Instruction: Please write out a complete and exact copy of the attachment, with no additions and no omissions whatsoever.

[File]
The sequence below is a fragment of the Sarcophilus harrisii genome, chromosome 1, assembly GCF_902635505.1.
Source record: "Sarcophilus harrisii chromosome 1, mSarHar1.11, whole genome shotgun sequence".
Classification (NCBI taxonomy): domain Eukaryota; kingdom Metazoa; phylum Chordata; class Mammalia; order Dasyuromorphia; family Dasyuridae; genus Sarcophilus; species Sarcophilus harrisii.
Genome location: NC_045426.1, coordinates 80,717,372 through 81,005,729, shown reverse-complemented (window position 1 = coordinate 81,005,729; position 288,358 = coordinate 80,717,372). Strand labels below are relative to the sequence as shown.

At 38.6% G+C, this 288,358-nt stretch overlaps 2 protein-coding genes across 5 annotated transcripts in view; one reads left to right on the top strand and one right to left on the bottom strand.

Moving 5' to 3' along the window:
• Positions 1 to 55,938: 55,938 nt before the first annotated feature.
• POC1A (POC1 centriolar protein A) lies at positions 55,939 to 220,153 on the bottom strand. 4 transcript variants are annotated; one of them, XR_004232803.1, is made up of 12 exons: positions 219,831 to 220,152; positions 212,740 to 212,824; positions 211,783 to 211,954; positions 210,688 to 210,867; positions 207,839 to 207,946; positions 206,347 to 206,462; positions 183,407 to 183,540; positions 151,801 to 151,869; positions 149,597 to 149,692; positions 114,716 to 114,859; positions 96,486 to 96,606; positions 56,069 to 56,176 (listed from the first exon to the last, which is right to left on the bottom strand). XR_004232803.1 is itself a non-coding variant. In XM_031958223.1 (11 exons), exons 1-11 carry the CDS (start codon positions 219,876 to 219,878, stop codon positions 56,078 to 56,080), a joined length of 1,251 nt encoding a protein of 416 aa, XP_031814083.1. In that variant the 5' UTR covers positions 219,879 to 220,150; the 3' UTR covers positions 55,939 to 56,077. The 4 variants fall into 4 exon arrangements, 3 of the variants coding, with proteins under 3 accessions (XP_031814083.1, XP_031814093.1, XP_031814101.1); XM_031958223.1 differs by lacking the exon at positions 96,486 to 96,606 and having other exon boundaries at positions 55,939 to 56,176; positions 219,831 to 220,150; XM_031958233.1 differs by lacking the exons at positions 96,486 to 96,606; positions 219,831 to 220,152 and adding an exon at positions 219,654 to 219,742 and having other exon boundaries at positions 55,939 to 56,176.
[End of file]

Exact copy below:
The sequence below is a fragment of the Sarcophilus harrisii genome, chromosome 1, assembly GCF_902635505.1.
Source record: "Sarcophilus harrisii chromosome 1, mSarHar1.11, whole genome shotgun sequence".
Classification (NCBI taxonomy): domain Eukaryota; kingdom Metazoa; phylum Chordata; class Mammalia; order Dasyuromorphia; family Dasyuridae; genus Sarcophilus; species Sarcophilus harrisii.
Genome location: NC_045426.1, coordinates 80,717,372 through 81,005,729, shown reverse-complemented (window position 1 = coordinate 81,005,729; position 288,358 = coordinate 80,717,372). Strand labels below are relative to the sequence as shown.

At 38.6% G+C, this 288,358-nt stretch overlaps 2 protein-coding genes across 5 annotated transcripts in view; one reads left to right on the top strand and one right to left on the bottom strand.

Moving 5' to 3' along the window:
• Positions 1 to 55,938: 55,938 nt before the first annotated feature.
• POC1A (POC1 centriolar protein A) lies at positions 55,939 to 220,153 on the bottom strand. 4 transcript variants are annotated; one of them, XR_004232803.1, is made up of 12 exons: positions 219,831 to 220,152; positions 212,740 to 212,824; positions 211,783 to 211,954; positions 210,688 to 210,867; positions 207,839 to 207,946; positions 206,347 to 206,462; positions 183,407 to 183,540; positions 151,801 to 151,869; positions 149,597 to 149,692; positions 114,716 to 114,859; positions 96,486 to 96,606; positions 56,069 to 56,176 (listed from the first exon to the last, which is right to left on the bottom strand). XR_004232803.1 is itself a non-coding variant. In XM_031958223.1 (11 exons), exons 1-11 carry the CDS (start codon positions 219,876 to 219,878, stop codon positions 56,078 to 56,080), a joined length of 1,251 nt encoding a protein of 416 aa, XP_031814083.1. In that variant the 5' UTR covers positions 219,879 to 220,150; the 3' UTR covers positions 55,939 to 56,077. The 4 variants fall into 4 exon arrangements, 3 of the variants coding, with proteins under 3 accessions (XP_031814083.1, XP_031814093.1, XP_031814101.1); XM_031958223.1 differs by lacking the exon at positions 96,486 to 96,606 and having other exon boundaries at positions 55,939 to 56,176; positions 219,831 to 220,150; XM_031958233.1 differs by lacking the exons at positions 96,486 to 96,606; positions 219,831 to 220,152 and adding an exon at positions 219,654 to 219,742 and having other exon boundaries at positions 55,939 to 56,176.